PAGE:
The author found this retractor particularly useful while photographing an implant case as it remained in place throughout the procedure. The patient’s lip looked quite distorted postoperatively but recovered soon afterwards.
Self-spanning units can cause a mid-line lip droop, but this can be reduced by placing a rubber band around the retractors.
These accessories separate the subject from distracting areas and are available as anterior and occlusal types.
Contrastors all do the same job – they are either horseshoe shaped for upper and lower occlusal views (most manufacturers have a range of three sizes) or spatulate for anteriors.
They are usually made from black anodised aluminium, which is vulnerable to scratching – though they are increasingly available covered in silicone, or as bendable copper covered in silicone.
Tips for facial views
If you do not have a suitable background wall or wish to take facial views in the chair, purchase a suitably coloured A2 mounting board – generally speaking, light grey or blue is quite practical.
All flash guns will create some shadowing: ring flash units create a halo, while point units a harsher shadow opposite the flash unit’s position.
Naturally, black backgrounds will eliminate shadows, but you may find that they also
camouflage dark-haired patients! If a ‘ring flash’ with two tubes is used to take profiles or three quarter views, switching off or covering the flash tube opposite the nose side throws the shadow behind the hair, leaving a shadow-free profile.
A simple and economic device known as a ‘slave flash’ can be placed behind the subject and in front of the background. This is wirelessly triggered by the main
flash and washes out the shadow without affecting the exposure to the subject. If the clinician has a spare flash unit without slave capability, this functionality can be added economically by purchasing a ‘slave trigger’.
Specialist background light boxes are available and large X-ray viewing boxes can be used to achieve shadowless portraits.
Brackets are available to place flash units either near the lens or extended horizontally further away as discussed previously (Implant Dentistry Today 9(5): September 2015). These systems can become even more complicated if diffusers are placed on the individual flash units. The sole object of this exercise is to reduce the flare when taking close-ups of anterior teeth.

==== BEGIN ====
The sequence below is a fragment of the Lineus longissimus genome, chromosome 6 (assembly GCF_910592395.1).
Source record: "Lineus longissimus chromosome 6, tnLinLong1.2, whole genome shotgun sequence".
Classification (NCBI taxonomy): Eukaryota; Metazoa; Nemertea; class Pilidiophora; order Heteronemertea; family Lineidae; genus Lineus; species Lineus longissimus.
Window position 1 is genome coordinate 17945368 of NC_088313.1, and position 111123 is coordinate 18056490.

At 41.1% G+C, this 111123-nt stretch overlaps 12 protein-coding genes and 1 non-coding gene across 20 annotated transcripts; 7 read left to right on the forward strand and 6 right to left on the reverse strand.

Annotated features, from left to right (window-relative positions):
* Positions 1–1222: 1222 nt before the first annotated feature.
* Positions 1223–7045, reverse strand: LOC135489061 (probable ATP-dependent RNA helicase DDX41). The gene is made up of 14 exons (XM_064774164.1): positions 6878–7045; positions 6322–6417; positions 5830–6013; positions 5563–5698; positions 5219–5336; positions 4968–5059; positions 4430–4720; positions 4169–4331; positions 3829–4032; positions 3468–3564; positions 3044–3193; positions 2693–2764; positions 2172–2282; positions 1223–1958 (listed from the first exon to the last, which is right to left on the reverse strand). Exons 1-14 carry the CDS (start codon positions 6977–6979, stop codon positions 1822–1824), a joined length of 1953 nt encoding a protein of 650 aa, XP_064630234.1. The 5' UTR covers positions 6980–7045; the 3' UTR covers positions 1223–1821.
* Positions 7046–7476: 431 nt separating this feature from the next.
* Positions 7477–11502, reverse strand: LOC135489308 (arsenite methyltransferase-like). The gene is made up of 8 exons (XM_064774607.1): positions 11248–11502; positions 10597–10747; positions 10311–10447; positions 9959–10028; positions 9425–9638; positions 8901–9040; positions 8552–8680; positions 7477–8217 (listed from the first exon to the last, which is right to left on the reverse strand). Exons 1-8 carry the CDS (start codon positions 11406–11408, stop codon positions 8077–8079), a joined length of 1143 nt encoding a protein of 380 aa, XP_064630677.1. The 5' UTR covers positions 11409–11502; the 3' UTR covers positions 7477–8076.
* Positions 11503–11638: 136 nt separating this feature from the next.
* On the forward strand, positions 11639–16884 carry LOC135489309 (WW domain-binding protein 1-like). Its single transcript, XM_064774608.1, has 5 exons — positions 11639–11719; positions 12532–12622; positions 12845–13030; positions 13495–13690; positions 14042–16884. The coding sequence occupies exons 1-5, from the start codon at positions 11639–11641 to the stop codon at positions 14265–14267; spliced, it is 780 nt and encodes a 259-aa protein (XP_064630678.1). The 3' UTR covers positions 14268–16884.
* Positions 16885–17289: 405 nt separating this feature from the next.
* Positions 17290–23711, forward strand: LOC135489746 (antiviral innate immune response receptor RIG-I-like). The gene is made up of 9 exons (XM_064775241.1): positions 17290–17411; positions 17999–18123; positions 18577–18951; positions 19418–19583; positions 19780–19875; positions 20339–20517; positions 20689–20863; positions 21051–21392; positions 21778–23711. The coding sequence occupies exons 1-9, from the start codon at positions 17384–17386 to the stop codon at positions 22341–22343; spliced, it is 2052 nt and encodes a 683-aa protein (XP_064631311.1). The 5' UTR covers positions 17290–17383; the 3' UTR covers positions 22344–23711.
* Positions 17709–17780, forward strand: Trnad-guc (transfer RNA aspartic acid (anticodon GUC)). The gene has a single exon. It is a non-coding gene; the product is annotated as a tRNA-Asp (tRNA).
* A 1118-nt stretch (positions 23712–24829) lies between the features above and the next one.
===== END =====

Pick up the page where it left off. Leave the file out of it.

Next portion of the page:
However, in practical terms, it is not convenient to reset flash units from one position to another and if the ultimate aesthetic results are sought, the author recommends using two separate camera systems.
If frequent theatre use is contemplated, then thought should be given to a longer
focal length primary macro lens, for example, a Sigma 180mm macro, or the ‘standard’ 100mm lens with a 2x converter.
In both situations a more powerful flash set-up would be required, and in view of the weight, the use of a monopod could be considered.
Various devices are available for transmitting images wirelessly from the camera.
One method of note involves using Wi-Fi enabled SD cards, such as Eye-Fi and Transcend. To the author’s knowledge, the Eye-Fi will transmit to one device, like an iPad or PC, and the Transcend will transmit to two.
If two or more cameras are operating these systems in close proximity, interference could be a problem.
The Camranger is another option that, albeit far more expensive, will also transmit
images very satisfactorily. This system adds a range of wireless functionality to the camera, hence its relative expense.
There are also two systems available that allow the images to transmit from the camera directly into patients’ notes wirelessly, such as Kitview, which can be set up to various software systems, and Examine Pro (Software of Excellence).
About the Author
Peter Gordon LDSRCS DGDP(UK) is one of the UK’s most experienced dental photography experts. He was in private practice from 1969 until 1998, when he joined the Dental Reference Service, introducing photography there with great success. Together with Philip Wander, he is the author of Dental Photography (published by the BDJ in 1987). Peter was a BDA adviser between 1991 and 1996, and has lectured worldwide on clinical photography. He is currently a director of Photodent, a company that helps dental teams achieve the finest results in dental photography.
If you're in the market for a new set of mirrors and retractors
and would like to demo our JAKOBI Dental Mirror System